But the European Commission’s statement is shocking for the way it hedged the central, awful fact of what had happened. Here is its headline

European Commission Statement on developments in the Mediterranean

And even when it does get around to mentioning human lives, in the third sentence of the statement, it avoids the awfulness of what happened:

These are human lives at stake, and the European Union as a whole has a moral and humanitarian obligation to act.

By the time that statement was issued, 700 lives were no longer “at stake”: they had been lost.

Podemos April 10, 2015

Posted by WorldbyStorm in Economy, European Politics, The Left.

Meant to post this up before Easter, but better late than never. Interesting profile here, albeit one that leans particularly upon one individual rather than the overall phenomenon. Still, this made me smile, just a little:

As a professor, Pablo Inglesias was smart, hyperactive and – as a founder of a university organisation called Counter-Power – quick to back student protest. He did not fit the classic profile of a doctrinaire intellectual from Spain’s communist-led left.


As a teenager, Iglesias was a member of the Communist Youth in Vallecas, one of Madrid’s poorest and proudest barrios.


It was at Complutense, where he began to lecture after receiving his doctorate, that Iglesias met the key figures who would help him found Podemos. Deeply influenced by Antonio Gramsci, the Italian Marxist thinker who argued that a key battle was over the machinery that shaped public opinion, this group also found inspiration at the University of Essex.

Is that that unlike the ‘communist-led left’ in Spain – a CP which apparently some other CP’s regard as so revisionist as hardly a CP at all. Speaking of which:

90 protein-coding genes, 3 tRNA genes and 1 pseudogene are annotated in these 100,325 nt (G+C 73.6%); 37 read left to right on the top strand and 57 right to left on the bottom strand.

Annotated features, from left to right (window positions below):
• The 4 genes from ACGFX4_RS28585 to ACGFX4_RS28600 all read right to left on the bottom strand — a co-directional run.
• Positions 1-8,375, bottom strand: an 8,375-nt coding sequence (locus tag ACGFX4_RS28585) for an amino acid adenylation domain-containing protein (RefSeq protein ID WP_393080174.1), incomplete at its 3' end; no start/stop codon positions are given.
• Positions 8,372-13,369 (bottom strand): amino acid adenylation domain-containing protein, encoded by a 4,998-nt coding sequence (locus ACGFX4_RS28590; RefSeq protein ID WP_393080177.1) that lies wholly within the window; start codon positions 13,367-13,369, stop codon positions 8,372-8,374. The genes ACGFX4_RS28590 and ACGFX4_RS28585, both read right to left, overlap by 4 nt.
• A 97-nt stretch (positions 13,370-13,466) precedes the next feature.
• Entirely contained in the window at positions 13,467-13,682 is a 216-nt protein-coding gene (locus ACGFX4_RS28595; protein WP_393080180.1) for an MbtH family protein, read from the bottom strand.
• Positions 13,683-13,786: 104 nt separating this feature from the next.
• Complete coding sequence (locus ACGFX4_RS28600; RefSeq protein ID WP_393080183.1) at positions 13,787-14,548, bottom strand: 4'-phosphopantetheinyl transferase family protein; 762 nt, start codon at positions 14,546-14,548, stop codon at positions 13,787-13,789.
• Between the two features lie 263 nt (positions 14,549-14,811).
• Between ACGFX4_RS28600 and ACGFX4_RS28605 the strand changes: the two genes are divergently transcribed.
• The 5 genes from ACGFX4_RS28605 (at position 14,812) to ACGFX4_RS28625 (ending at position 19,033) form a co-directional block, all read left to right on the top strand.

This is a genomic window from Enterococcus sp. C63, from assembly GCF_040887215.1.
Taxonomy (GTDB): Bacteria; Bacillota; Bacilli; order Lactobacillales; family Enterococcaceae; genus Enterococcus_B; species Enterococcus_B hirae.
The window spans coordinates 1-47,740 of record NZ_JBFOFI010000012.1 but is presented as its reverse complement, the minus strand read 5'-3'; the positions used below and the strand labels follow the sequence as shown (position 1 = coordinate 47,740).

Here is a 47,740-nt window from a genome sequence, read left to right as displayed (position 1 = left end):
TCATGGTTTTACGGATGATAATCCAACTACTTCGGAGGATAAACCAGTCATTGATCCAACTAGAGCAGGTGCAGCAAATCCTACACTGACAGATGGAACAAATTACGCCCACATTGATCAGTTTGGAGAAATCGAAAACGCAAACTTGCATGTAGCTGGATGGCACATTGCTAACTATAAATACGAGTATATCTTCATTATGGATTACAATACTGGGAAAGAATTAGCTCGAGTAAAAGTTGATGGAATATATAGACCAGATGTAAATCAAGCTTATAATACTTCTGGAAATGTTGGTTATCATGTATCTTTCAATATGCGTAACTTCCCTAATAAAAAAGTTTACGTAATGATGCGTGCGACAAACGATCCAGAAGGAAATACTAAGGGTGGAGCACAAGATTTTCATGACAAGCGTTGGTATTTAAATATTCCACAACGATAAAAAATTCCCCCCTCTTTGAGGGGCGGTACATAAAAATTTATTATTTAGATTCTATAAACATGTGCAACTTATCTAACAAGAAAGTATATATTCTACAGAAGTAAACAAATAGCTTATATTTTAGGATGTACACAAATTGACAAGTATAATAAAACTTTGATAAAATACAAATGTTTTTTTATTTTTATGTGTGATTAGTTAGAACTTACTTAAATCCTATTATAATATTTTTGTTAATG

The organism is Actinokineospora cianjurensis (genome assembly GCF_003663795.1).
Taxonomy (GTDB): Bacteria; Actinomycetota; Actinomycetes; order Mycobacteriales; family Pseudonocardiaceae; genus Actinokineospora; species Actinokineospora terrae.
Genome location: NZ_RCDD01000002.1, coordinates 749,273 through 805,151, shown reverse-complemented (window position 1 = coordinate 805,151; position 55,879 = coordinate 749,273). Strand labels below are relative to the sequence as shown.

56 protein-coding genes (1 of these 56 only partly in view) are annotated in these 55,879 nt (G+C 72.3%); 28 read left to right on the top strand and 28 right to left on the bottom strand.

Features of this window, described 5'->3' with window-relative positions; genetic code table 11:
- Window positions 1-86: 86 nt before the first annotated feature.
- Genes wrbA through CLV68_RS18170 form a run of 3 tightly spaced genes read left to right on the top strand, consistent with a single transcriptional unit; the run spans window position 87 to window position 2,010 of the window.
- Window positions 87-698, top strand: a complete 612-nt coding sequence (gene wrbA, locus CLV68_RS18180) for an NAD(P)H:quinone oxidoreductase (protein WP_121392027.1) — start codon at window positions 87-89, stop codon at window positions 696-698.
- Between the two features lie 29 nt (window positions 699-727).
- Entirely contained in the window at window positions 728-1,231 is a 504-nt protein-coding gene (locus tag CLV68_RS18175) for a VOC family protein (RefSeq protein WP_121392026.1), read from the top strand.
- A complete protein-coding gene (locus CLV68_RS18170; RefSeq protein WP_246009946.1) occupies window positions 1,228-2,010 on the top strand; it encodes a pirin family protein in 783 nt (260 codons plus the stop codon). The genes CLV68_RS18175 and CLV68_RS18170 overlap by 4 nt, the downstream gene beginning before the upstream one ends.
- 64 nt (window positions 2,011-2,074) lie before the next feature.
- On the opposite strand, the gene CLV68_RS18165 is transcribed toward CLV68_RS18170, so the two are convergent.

For years he and Monedero had been telling Spain’s communist-led leftwing coalition Izquierda Unida (IU) that it should learn from the Latin Americans and widen its appeal. Now they proposed a broad leftwing movement, with open primaries at which outside candidates such as Iglesias could stand. They received a firm no from IU leader Cayo Lara, who later declared that Iglesias had “the principles of Groucho Marx”. So they created it themselves.

And even this…

Socialism, Laclau and Mouffe argued, should no longer focus on class warfare. Instead, socialists should seek to unite discontented groups – such as feminists, gay people, environmentalists, the unemployed – against a clearly defined enemy, usually the establishment.

…isn’t exactly unknown to approaches taken by a variety of further left forces over the last forty years.

There’s lots of interesting and useful resonances, not least this:

“Those with the power still governed, but they no longer convinced people,” Errejón told me recently.

Paying the price for centuries of contempt March 27, 2015

Posted by WorldbyStorm in British Politics, European Politics, Irish Politics, Northern Ireland, Scottish Politics, The Left, Wales.

It’s not necessarily coming, as they say, from a place of love. More like a place of snark, but this is a great line from Simon Jenkins in the Guardian when discussing the shape of the next British Parliament.

British politics is paying the price for centuries of English contempt for the political aspirations of the Irish, Scots and Welsh.

Ain’t that the truth.

Throughout the 19th century Tory (and some Liberal) opposition to even moderate home rule for the “other British empire” ensured a more drastic separatism would eventually triumph.

Actually his line is intriguing because he argues that with SNP support a Labour government is more or less inevitable. Well, we’ll see.